- 9 Challenges Completed
- 8 Challenges not completed
A Green-Powered Canada
The class started off discussing renewable vs non renewable energy sources and focused on the 4 major ones in Canada. Then, students branched out into little groups to conduct their research on their energy source. They filled in the workshet, then created a visual for the Shell Diet Bulletin Board.
Do You Really Need It?
We started the lesson off with a brainstorm about things we require to sustain life (needs). Students rattled off a number of ideas- food, shelter, water, etc. Then we discussed things that we enjoy that improve our quality of life (wants). They recognized that the many things they use daily and rely on are wants and not needs. We participated in the challenge by giving up things that use energy- lights, computers, wifi, etc. Students parents signed off on the completion of this task and we added our reflections to the bulletin board.
How Big Are Your Carbon Feet?
We started off by learning about what our carbon footprint really is, then moved into ways to offset it. Students worked and brainstormed in groups to create collaborative posters (What is a carbon footprint? What can we do to offset our footprint? Causes our footprint is so large? How many Earth's our classroom needs?) Students used the footprint calculator website to figure out how many Earth's are required to sustain their lifestyle. They were shocked, scared, and some quite upset. This allowed for great conversation about how little changes sure add up. We put up the posters and footrpints and created a display in our school library, hopefully this will start even more conversation.
Limited Edition: Game Time!
Students loved this challenge! We discussed, researched, and questioned different sources as we examined food security and food waste in Canada, and focused on Manitoba. Students collaborated with a partner to create a slide show trivia question, as well as a "Minute to Win It" style activity. Students played in teams, and had a great time learning about food waste.
One Hour No Power
Students kept track of the hours they spent outdoors, and without using power! Some activities students participated in were bike riding, walking, basketball, trampoline time, hanging out with friends, and reading outdoors. We are fortunate to have an outdoor classroom space, so all students spend a good amount of time during their school day outdoors.
We started off with a class brainstorm about all the ways we use plastics, then we watched a Ted Talk about what happens to plastics when we throw them away. We learned about the Great Pacific Garbage Patch and dove deeper into that topic. Students then did the Take-Home Challenge; they loved challenging a family member! As an extension of the challenge, we had students group up and create informational posters to educate the student body. We posted these in the grade 6-12 classrooms in our school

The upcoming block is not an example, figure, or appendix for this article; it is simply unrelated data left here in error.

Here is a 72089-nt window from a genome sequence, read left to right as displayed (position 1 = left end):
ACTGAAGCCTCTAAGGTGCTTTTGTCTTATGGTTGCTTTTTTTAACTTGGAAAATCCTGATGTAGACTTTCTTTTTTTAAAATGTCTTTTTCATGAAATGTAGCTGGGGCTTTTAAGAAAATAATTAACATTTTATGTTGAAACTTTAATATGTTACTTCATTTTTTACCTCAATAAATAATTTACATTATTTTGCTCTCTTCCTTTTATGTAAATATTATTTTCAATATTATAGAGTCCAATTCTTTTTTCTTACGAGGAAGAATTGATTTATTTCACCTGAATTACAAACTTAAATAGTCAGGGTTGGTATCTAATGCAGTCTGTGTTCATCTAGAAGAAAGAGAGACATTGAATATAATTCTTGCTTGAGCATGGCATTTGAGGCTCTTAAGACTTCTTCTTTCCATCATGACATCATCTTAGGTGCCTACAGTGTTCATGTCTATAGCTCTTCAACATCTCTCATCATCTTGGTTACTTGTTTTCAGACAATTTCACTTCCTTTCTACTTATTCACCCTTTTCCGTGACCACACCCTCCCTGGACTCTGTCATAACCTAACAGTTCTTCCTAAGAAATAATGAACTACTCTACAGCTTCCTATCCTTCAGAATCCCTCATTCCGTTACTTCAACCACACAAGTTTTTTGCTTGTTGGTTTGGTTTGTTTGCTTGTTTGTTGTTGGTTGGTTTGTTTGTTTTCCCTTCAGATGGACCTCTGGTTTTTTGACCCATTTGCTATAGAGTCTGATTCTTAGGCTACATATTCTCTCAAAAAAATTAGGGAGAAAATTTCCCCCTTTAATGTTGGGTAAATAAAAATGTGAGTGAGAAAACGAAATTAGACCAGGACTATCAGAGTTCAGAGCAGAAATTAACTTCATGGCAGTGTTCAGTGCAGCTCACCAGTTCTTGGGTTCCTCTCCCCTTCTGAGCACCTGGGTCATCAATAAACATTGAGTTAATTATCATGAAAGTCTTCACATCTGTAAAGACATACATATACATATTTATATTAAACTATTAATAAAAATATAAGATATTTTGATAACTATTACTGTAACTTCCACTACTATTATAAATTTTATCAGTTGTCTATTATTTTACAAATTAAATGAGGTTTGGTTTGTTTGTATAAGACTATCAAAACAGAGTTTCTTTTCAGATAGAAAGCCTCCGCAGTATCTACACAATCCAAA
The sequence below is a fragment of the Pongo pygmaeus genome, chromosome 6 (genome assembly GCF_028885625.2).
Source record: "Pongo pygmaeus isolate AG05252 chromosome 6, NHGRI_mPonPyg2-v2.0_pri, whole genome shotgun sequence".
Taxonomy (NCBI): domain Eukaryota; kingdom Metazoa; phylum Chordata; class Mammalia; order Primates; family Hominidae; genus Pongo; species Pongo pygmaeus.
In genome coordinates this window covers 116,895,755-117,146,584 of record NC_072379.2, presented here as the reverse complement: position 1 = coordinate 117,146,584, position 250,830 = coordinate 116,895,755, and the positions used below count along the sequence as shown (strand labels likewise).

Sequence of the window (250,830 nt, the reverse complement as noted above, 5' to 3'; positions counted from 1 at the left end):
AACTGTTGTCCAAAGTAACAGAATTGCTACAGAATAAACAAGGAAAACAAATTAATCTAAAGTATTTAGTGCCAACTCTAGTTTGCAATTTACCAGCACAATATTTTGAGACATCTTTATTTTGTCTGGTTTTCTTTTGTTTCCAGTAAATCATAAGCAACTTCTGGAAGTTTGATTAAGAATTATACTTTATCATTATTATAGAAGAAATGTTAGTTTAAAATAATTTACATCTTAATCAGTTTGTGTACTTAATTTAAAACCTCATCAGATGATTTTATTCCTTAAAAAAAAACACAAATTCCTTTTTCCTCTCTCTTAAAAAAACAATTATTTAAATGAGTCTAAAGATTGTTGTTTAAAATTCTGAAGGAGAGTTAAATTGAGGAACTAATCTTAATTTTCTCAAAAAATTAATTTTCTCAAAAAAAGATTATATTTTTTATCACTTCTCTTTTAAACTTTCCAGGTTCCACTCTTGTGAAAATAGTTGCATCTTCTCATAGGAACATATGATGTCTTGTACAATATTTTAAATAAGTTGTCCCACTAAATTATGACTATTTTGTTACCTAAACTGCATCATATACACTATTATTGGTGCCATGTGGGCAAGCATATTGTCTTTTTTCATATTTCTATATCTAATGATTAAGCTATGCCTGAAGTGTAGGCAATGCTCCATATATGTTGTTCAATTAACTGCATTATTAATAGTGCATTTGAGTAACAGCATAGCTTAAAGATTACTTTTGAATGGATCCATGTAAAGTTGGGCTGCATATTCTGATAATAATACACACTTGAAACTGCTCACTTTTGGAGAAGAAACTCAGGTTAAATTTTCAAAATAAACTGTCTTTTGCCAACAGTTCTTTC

For this challenge we started off brainstorming how we all use water. Students were shocked to learn about how much water goes into things they didn't even consider; clothing, food, ect. We watched a video on World Water Day, as well as World Water Crisis. Students were shocked to learn the injustices around the world. One student commented, "My stomach hurts thinking about it" From there we read the Secretary Generals' speech from World Water Day. Students then responded to the theme; "What water means to me". They created posters for our bulletin board to share their knowledge. They also tracked their use on the water log sheets. In total, our classroom saved 3211 litres! Our local newspaper caught wind of what we were doing, and interviewed several students. They told them how they plan to continue putting their water saving practices into play with their whole family!
What’s For Lunch?
We started off by discussing what locally grown means and analyzed what we had in our lunchboxes. We read the book How Did That Get In My Lunchbox? by Chris Butterworth. We then shifted the conversation around to discuss what a balanced meal looks like and how we are fortunate to have all the amazing local food producers we have in our area. We brainstormed and discussed who in our class were suppliers of food to our community and who we knew. We discussed how Indigenous People who lived in our area first would have the best knowledge of local food/recipes, so students examined the Manitoba Metis Cookbook for inspiration. They broke into groups and created their own recipes with as much local food as they could. Students were impressed at their creativity and how they can aquire so much locally.